Tiare Boyes is a youth ocean leader. She is the Executive Director at B.C Tuna Fisherman’s Association and Founder of Leeward Consulting Ltd.
The Economist’s World Ocean Summit was hosted in Abu Dhabi this year with the theme ‘building bridges’.
Many governmental representatives, corporations, NGOs and scientists were in attendance from around the world. While there was a youth contingency, they were largely absent from many of the events. Last year youth in marine fields were asked to present at short intervals between discussions, which was a highlight as many bright young ideas were shared and it was easy to recognize the youth and be able to speak with them during the networking events.
It was interesting to visit Abu Dhabi and learn of some of the ongoing ocean initiatives underway in the Gulf of Persia. It was wonderful to meet local representatives and to learn some of the unique local challenges facing desert/ocean cities.
Investing in the blue economy was a topic well covered at this event, with many perspectives shared. Farah Obaidulla representing Women4Oceans, detailed the imbalance of women’s representation in many marine sectors “we are not doing a good job of tapping into half of our populations resources to positively impact ocean health”. She called for better engagement with women scientists, educators and mariners. Þór Sigfusson highlighted the importance of utilizing the entirety of fish, not just the fillets, through innovative programs developing medical or cosmetic applications for fish skin and other parts often considered ‘waste’. He suggested this is an excellent opportunity for youth to become more engaged with fisheries outside the traditional harvesting or processing jobs.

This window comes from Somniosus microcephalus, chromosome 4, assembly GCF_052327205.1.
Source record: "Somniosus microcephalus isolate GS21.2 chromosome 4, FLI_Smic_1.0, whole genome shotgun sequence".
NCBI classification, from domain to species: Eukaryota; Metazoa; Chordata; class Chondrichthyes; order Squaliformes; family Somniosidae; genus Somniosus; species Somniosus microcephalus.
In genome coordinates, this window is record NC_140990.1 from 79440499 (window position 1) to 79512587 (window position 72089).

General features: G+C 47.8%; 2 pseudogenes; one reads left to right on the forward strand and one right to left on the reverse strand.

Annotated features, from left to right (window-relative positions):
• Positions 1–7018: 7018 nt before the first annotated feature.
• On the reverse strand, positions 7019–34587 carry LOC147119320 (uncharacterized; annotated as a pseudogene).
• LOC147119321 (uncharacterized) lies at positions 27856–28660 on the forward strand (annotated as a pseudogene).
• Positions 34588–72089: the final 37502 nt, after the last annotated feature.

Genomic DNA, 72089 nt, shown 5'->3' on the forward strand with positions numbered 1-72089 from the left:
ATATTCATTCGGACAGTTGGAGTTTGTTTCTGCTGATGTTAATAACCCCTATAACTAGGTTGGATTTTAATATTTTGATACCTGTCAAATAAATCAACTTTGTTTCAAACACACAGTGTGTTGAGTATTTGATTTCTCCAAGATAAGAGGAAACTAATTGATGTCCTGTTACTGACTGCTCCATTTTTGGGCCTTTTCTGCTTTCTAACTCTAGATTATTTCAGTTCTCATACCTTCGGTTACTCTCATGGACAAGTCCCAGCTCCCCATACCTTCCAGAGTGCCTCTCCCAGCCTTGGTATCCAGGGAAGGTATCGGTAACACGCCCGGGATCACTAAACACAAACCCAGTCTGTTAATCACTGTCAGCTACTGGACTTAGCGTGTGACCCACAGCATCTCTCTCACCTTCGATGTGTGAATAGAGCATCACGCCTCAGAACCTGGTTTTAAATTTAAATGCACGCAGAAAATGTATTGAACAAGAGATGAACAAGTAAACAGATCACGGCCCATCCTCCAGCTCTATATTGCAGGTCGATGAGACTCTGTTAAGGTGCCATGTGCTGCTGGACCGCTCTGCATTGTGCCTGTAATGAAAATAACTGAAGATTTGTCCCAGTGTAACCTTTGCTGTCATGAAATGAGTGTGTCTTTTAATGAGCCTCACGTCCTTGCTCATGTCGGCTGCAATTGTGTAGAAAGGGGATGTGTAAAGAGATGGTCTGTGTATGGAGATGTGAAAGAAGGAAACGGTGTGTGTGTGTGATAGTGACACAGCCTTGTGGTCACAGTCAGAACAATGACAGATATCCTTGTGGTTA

Plastic pollution was also a focus of this year’s event, as many speakers highlighted the prevalence of plastic pollution in our oceans. Suggestions for approaching the problem were diverse, similar to the marine environments plastic is now found in. During the keynote panel: corporate impact, on the last day of the event, Andrew Forrest, Founder of Minderoo Foundation, declared it was time to start taxing polymer to reduce the production. Others had innovative ideas for cleaning up existing plastics while some presented dire statistics about worldwide consumption and the limits to recycling facilities.
Peter Thomson, Special Envoy for the Ocean, had a different message, he stated “ocean plastics, overfishing and pollution are all very fixable problems, too often people fixate on them. The bigger issues are ocean acidification, warming and de-oxygenation”. This struck a note with me being from a fisheries background and being passionate about sustainable seafood systems. We often feel as if we are fighting against unsolvable problems with ocean pollution and overfishing, however, we have the tools to fix them but lack motivation and funding. The larger problems resulting from climate change are much more serious and much more difficult to solve.
The highlight of the event for me as an avid diver and amateur photographer was the presentation by Laurent Ballesta, naturalist photographer, detailing his quest to photograph the elusive and mysterious coelacanth or ‘living fossil’ fish in deep waters off the coast of South Africa. His fabulous photos of a fish once thought lost to the fossil record are a reminder that our ocean still holds mysteries and opportunities for discoveries. It is also a reminder that we still cannot fathom what we stand to lose if climate change is not taken seriously at all levels of society.